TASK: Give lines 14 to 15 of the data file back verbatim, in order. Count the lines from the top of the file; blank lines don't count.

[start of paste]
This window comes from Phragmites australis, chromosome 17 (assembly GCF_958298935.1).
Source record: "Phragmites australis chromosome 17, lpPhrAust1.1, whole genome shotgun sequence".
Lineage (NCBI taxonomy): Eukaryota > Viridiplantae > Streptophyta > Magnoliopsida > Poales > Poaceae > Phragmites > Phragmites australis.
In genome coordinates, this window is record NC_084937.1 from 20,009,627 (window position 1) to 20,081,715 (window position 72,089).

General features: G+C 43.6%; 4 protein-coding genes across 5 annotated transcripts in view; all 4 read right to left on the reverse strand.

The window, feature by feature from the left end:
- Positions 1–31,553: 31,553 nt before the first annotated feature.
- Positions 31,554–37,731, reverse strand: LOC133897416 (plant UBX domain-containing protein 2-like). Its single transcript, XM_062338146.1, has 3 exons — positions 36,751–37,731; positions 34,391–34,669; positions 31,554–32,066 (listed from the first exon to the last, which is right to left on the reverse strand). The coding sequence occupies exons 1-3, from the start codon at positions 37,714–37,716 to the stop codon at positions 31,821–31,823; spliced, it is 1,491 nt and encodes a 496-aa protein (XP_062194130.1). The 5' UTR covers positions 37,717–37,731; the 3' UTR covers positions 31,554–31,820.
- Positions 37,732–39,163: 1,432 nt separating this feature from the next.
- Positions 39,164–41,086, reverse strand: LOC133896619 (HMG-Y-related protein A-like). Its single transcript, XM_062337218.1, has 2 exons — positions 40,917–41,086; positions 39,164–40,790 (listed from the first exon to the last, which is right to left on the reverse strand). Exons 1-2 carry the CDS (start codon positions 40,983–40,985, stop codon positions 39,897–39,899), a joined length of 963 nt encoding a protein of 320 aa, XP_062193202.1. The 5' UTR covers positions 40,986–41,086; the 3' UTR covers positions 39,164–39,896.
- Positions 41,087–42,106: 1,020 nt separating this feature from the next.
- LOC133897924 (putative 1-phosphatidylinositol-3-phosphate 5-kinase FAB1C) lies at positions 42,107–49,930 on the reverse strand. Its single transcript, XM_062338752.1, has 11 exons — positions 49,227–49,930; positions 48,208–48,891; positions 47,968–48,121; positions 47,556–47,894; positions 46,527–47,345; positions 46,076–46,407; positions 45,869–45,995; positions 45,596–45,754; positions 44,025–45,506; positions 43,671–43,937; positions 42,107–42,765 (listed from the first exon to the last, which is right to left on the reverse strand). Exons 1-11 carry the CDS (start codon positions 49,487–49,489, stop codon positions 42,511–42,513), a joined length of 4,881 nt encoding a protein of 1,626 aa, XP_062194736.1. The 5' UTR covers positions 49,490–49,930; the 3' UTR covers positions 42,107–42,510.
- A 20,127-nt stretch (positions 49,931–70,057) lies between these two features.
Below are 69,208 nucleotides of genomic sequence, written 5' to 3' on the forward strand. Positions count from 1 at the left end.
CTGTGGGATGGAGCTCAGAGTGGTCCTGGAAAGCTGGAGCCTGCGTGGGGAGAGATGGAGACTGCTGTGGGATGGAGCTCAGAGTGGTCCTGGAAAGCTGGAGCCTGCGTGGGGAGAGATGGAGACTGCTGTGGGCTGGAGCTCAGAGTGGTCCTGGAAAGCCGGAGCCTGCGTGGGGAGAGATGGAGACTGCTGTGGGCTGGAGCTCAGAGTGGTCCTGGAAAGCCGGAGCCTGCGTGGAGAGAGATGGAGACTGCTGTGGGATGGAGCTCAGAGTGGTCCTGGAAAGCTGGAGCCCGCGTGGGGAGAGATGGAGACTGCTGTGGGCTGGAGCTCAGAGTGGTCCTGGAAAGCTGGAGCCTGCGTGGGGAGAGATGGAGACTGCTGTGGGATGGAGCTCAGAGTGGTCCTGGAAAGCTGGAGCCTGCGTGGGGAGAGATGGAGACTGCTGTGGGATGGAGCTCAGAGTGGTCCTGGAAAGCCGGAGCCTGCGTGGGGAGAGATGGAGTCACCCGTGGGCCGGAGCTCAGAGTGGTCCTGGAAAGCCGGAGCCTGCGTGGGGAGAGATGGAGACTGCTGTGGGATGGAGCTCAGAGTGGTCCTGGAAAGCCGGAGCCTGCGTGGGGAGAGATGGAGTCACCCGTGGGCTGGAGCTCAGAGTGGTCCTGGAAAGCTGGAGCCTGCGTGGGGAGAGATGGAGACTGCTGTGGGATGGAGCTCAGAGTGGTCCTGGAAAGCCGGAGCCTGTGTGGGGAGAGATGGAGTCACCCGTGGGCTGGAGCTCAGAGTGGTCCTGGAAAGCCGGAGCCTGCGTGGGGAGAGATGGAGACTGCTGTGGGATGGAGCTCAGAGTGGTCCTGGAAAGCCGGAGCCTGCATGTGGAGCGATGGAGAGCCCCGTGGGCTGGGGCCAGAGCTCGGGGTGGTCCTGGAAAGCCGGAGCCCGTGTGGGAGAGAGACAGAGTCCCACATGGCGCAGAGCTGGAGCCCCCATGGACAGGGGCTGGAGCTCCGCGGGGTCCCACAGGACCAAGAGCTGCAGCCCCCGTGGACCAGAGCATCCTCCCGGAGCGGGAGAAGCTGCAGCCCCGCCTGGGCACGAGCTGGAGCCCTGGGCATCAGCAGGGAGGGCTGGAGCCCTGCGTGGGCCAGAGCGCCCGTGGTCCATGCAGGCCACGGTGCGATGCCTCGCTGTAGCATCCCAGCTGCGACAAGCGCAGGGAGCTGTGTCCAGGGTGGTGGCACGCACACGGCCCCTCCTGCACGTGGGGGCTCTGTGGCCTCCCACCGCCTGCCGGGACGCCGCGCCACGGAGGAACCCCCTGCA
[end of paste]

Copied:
Below are 69,208 nucleotides of genomic sequence, written 5' to 3' on the forward strand. Positions count from 1 at the left end.
CTGTGGGATGGAGCTCAGAGTGGTCCTGGAAAGCTGGAGCCTGCGTGGGGAGAGATGGAGACTGCTGTGGGATGGAGCTCAGAGTGGTCCTGGAAAGCTGGAGCCTGCGTGGGGAGAGATGGAGACTGCTGTGGGCTGGAGCTCAGAGTGGTCCTGGAAAGCCGGAGCCTGCGTGGGGAGAGATGGAGACTGCTGTGGGCTGGAGCTCAGAGTGGTCCTGGAAAGCCGGAGCCTGCGTGGAGAGAGATGGAGACTGCTGTGGGATGGAGCTCAGAGTGGTCCTGGAAAGCTGGAGCCCGCGTGGGGAGAGATGGAGACTGCTGTGGGCTGGAGCTCAGAGTGGTCCTGGAAAGCTGGAGCCTGCGTGGGGAGAGATGGAGACTGCTGTGGGATGGAGCTCAGAGTGGTCCTGGAAAGCTGGAGCCTGCGTGGGGAGAGATGGAGACTGCTGTGGGATGGAGCTCAGAGTGGTCCTGGAAAGCCGGAGCCTGCGTGGGGAGAGATGGAGTCACCCGTGGGCCGGAGCTCAGAGTGGTCCTGGAAAGCCGGAGCCTGCGTGGGGAGAGATGGAGACTGCTGTGGGATGGAGCTCAGAGTGGTCCTGGAAAGCCGGAGCCTGCGTGGGGAGAGATGGAGTCACCCGTGGGCTGGAGCTCAGAGTGGTCCTGGAAAGCTGGAGCCTGCGTGGGGAGAGATGGAGACTGCTGTGGGATGGAGCTCAGAGTGGTCCTGGAAAGCCGGAGCCTGTGTGGGGAGAGATGGAGTCACCCGTGGGCTGGAGCTCAGAGTGGTCCTGGAAAGCCGGAGCCTGCGTGGGGAGAGATGGAGACTGCTGTGGGATGGAGCTCAGAGTGGTCCTGGAAAGCCGGAGCCTGCATGTGGAGCGATGGAGAGCCCCGTGGGCTGGGGCCAGAGCTCGGGGTGGTCCTGGAAAGCCGGAGCCCGTGTGGGAGAGAGACAGAGTCCCACATGGCGCAGAGCTGGAGCCCCCATGGACAGGGGCTGGAGCTCCGCGGGGTCCCACAGGACCAAGAGCTGCAGCCCCCGTGGACCAGAGCATCCTCCCGGAGCGGGAGAAGCTGCAGCCCCGCCTGGGCACGAGCTGGAGCCCTGGGCATCAGCAGGGAGGGCTGGAGCCCTGCGTGGGCCAGAGCGCCCGTGGTCCATGCAGGCCACGGTGCGATGCCTCGCTGTAGCATCCCAGCTGCGACAAGCGCAGGGAGCTGTGTCCAGGGTGGTGGCACGCACACGGCCCCTCCTGCACGTGGGGGCTCTGTGGCCTCCCACCGCCTGCCGGGACGCCGCGCCACGGAGGAACCCCCTGCA